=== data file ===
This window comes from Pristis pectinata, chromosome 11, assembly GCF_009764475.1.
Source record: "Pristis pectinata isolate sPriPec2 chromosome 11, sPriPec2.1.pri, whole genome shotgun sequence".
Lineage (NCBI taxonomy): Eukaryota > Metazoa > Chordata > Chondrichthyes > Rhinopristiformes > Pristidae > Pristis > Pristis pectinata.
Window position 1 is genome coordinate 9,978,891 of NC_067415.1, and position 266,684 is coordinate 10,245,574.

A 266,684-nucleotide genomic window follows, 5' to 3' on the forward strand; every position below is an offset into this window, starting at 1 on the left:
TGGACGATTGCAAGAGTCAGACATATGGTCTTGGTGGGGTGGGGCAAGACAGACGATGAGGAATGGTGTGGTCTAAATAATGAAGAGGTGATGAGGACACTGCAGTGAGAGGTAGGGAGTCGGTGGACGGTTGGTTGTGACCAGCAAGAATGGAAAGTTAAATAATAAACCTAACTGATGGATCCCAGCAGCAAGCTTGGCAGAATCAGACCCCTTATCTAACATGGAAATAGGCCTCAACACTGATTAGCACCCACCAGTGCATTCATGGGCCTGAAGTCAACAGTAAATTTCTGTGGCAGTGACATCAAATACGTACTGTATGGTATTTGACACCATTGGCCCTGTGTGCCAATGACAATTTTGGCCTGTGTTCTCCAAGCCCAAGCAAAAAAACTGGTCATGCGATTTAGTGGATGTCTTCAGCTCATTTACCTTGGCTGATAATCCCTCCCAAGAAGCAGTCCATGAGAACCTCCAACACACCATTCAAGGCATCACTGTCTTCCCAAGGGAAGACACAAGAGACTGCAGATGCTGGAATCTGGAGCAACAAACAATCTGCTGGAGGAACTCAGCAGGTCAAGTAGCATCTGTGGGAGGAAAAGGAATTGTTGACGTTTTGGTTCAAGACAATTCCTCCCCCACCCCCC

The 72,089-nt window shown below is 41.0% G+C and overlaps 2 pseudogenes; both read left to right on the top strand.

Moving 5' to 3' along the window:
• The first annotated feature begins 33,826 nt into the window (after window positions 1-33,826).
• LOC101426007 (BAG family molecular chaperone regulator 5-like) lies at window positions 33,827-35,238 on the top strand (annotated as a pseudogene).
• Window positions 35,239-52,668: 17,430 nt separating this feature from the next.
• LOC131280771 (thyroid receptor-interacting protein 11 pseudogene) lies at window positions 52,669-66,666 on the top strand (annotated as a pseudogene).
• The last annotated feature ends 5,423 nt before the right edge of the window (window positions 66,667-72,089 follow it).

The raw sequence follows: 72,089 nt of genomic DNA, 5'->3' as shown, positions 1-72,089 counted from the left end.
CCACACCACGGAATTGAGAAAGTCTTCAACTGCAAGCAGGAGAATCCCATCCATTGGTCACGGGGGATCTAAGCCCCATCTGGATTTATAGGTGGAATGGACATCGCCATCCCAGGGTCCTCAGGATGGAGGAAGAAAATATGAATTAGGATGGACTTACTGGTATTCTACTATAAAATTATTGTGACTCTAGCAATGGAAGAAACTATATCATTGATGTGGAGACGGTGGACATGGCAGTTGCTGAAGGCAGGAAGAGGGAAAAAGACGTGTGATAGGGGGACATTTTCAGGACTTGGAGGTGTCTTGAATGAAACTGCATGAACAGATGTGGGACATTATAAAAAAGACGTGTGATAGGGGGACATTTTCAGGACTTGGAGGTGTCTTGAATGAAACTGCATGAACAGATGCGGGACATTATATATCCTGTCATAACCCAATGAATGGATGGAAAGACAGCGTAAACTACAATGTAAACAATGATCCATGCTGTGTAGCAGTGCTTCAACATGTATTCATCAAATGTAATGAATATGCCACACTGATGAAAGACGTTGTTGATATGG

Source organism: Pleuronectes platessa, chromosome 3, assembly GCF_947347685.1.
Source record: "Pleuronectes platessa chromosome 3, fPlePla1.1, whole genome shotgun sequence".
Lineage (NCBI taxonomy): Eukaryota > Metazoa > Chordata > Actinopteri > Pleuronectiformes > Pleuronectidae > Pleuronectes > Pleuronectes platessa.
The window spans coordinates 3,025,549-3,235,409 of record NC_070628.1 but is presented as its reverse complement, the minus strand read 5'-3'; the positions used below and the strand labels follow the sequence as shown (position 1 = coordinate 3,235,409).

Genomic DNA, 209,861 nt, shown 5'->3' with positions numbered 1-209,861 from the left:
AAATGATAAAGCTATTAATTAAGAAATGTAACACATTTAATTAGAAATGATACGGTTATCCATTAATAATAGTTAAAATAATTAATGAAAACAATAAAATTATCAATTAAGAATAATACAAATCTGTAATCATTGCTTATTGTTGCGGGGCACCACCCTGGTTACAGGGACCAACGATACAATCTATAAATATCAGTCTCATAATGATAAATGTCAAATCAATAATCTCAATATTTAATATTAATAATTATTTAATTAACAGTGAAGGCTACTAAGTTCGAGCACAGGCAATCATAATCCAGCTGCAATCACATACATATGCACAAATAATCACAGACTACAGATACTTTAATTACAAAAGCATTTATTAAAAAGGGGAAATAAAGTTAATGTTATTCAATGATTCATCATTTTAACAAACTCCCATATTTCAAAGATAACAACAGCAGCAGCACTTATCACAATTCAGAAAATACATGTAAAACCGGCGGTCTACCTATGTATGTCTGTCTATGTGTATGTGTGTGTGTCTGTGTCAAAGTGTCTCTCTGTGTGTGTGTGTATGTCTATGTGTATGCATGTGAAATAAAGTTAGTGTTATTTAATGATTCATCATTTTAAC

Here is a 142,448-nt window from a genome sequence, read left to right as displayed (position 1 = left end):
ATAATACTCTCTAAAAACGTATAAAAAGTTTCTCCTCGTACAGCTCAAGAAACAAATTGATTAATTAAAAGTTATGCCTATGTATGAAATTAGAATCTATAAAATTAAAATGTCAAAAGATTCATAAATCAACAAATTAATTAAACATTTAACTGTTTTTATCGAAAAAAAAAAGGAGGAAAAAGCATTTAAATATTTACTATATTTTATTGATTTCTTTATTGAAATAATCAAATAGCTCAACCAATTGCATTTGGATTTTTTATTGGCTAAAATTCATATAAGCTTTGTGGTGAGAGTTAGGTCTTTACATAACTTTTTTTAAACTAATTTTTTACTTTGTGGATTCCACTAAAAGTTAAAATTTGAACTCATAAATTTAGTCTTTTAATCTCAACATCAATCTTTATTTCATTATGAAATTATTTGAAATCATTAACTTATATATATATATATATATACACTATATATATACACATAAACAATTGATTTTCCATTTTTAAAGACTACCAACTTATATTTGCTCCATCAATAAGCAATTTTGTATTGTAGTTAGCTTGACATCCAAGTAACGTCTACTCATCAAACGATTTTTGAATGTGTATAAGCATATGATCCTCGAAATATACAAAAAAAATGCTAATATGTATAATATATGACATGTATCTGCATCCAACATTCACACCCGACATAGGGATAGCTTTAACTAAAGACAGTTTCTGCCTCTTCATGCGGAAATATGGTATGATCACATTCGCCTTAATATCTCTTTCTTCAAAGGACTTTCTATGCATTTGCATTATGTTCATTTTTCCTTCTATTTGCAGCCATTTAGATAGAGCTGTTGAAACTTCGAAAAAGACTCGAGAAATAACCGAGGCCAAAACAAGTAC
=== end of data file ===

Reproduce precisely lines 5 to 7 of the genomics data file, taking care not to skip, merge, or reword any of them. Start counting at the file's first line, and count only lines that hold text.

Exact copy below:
A 266,684-nucleotide genomic window follows, 5' to 3' on the forward strand; every position below is an offset into this window, starting at 1 on the left:
TGGACGATTGCAAGAGTCAGACATATGGTCTTGGTGGGGTGGGGCAAGACAGACGATGAGGAATGGTGTGGTCTAAATAATGAAGAGGTGATGAGGACACTGCAGTGAGAGGTAGGGAGTCGGTGGACGGTTGGTTGTGACCAGCAAGAATGGAAAGTTAAATAATAAACCTAACTGATGGATCCCAGCAGCAAGCTTGGCAGAATCAGACCCCTTATCTAACATGGAAATAGGCCTCAACACTGATTAGCACCCACCAGTGCATTCATGGGCCTGAAGTCAACAGTAAATTTCTGTGGCAGTGACATCAAATACGTACTGTATGGTATTTGACACCATTGGCCCTGTGTGCCAATGACAATTTTGGCCTGTGTTCTCCAAGCCCAAGCAAAAAAACTGGTCATGCGATTTAGTGGATGTCTTCAGCTCATTTACCTTGGCTGATAATCCCTCCCAAGAAGCAGTCCATGAGAACCTCCAACACACCATTCAAGGCATCACTGTCTTCCCAAGGGAAGACACAAGAGACTGCAGATGCTGGAATCTGGAGCAACAAACAATCTGCTGGAGGAACTCAGCAGGTCAAGTAGCATCTGTGGGAGGAAAAGGAATTGTTGACGTTTTGGTTCAAGACAATTCCTCCCCCACCCCCC

The 72,089-nt window shown below is 41.0% G+C and overlaps 2 pseudogenes; both read left to right on the top strand.